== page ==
Shaun White stared down the halfpipe before his final Olympic run and had no doubt what would happen next.
PYEONGCHANG, South Korea — Shaun White stared down the halfpipe before his final Olympic run and had no doubt what would happen next.
"I honestly knew I had it," White said. "I knew I had to put it down."
Put it down he did, soaring and spinning Wednesday through a half-dozen near flawless tricks — including back-to-back 1440s for the first time in his life — en route to his record third halfpipe gold medal.
White won with a score of 97.75 and wept at the bottom of the halfpipe. It marked White's return to the top of the sport after a disappointing fourth-place finish at the 2014 Sochi Games.
The snowboarding great received heaps of praise for his gutsy run, but also criticism on social media and questions in a news conference about a sexual misconduct lawsuit filed against him in 2016. White dismissed the allegations as "gossip" before apologizing for his "poor choice of words" later in the day.
White's gold was also the 100th overall for the United States in the Winter Olympics — all four American golds this year have been won by snowboarders.
The U.S. might have gotten gold No. 101, but Mikaela Shiffrin's bid for multiple medals at the Pyeongchang Olympics was delayed once again when the women's slalom was postponed because of strong winds. It's the third time in four days an Alpine skiing race was put on hold because gusts made it too dangerous for competition.
The women's individual biathlon was also postponed because of wind, and the weather also led officials to evacuate the Olympic Park in the coastal city of Gangneung.
In figure skating, the Chinese duo of Sui Wenjing and Han Cong are in first place after the pairs short program. Russian skaters Evgenia Tarasova and Vladimir Morozov were a close second to the Chinese — .71 points behind. Canada's Meagan Duhamel and Eric Radford were third. Alexa Scimeca-Knierim and Chris Knierim of the United States struggled and were in 14th place.
WHITE MAKES APOLOGY: White has apologized after referring to a sexual misconduct lawsuit filed against him in 2016 as "gossip" during a news conference following his historic gold medal in the men's halfpipe.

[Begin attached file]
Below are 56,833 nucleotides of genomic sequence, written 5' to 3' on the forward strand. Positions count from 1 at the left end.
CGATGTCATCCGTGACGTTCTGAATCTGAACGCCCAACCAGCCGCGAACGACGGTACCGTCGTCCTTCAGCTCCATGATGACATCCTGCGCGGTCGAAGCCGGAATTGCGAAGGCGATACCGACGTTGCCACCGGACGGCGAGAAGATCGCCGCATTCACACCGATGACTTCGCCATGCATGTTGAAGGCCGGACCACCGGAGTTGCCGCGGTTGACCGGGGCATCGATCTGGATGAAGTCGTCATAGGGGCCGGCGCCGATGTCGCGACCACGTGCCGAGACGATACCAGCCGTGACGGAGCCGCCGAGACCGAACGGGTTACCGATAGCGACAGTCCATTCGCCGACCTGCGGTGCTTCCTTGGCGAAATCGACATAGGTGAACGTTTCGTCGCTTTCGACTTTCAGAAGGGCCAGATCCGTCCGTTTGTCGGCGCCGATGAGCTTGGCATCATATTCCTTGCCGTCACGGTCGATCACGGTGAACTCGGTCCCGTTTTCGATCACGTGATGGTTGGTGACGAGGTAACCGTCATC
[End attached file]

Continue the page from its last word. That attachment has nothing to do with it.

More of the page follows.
White issued the apology on NBC's "Today" show on Wednesday. He said he used "a poor choice of words to describe such a sensitive subject" and he's "truly sorry."
The snowboarder's post-gold news conference got contentious when reporters questioned him about the lawsuit. Lena Zawaideh, a former drummer in his band, claimed in the lawsuit White sexually harassed her, forced her to watch pornography and refused to pay her after she was fired. The suit was settled last spring.
White was asked if the allegations might tarnish his reputation.
"I'm here to talk about the Olympics, not gossip and stuff," he said. "I don't think so."
Reporters attempted to follow up about the lawsuit, but U.S. Snowboarding and Freeskiing event director Nick Alexakos shut them down.
RUSSIA LOSES HOCKEY OPENER: The favored Russians opened Olympic play with a 3-2 loss to Slovakia.
ON THE BOARD: The joint Korean women's hockey team finally scored its first goal of the Olympics, courtesy of a pair of Americans.
Randi Heesoo Griffin scored at 9:31 of the second period on the Koreans' 33rd shot of the Olympics in their third game. She grew up in Cary, North Carolina, and her mother is from South Korea.
Griffin was set up for the goal by Marissa Brandt, who now lives in a suburb of the Twin Cities in Minnesota and who is playing for the country where she was born. Her birth name is Park Yoonjung, the name she uses on the back of her Korean team jersey.
Griffin's goal led to an eruption from the fans filling Kwandong Hockey Center. Better yet, the goal pulled the combined Korean team within 2-1 of Japan — South Korea's biggest Asian rival.
HELLO AND GOODBYE: Harley Windsor became the first indigenous Australian to compete at the Winter Olympics when the pairs skater joined teammate Ekaterina Alexandrovskaya on the ice for their short program.
Windsor and his Russian-born partner were among the first pairs on the ice, and their total of 61.55 points was just off their season's best. The duo was just shy of making the cut for Thursday's free skate, though.
Windsor said he started to "feel a bit nervous" the night before competing, but he was happy with the performance. Both of the 21-year-old Windsor's parents have Australian Aboriginal roots, and his mother Josie was cheering him on from the stands.
MORE MEDALS: Eric Frenzel of Germany won gold in Nordic combined while Akito Watabe of Japan earned silver and Lukas Klapfer of Austria took bronze. Frenzel erased 38 seconds after the ski jumping stage and surged ahead of Watabe on the last uphill of the 10-kilometer cross-country race to defend his title in the normal hill event.
— Jorien ter Mors of the Netherlands won the women's 1,000-meter speedskating event. Japan earned both silver and bronze after Nao Kodaira finished second and Miho Takagi was third.
— Tobias Wendl and Tobias Arlt of Germany won their second consecutive Olympic doubles luge gold medal. Wendl and Arlt finished their two runs in 1 minute, 31.697 seconds. They're the first German team to win two straight doubles golds since Hans Rinn and Norbert Hahn in 1976 and 1980.
The Austrian team of Peter Penz and Georg Fischler was second, less than one-tenth of a second off the winning time. Toni Eggert and Sascha Benecken of Germany took third.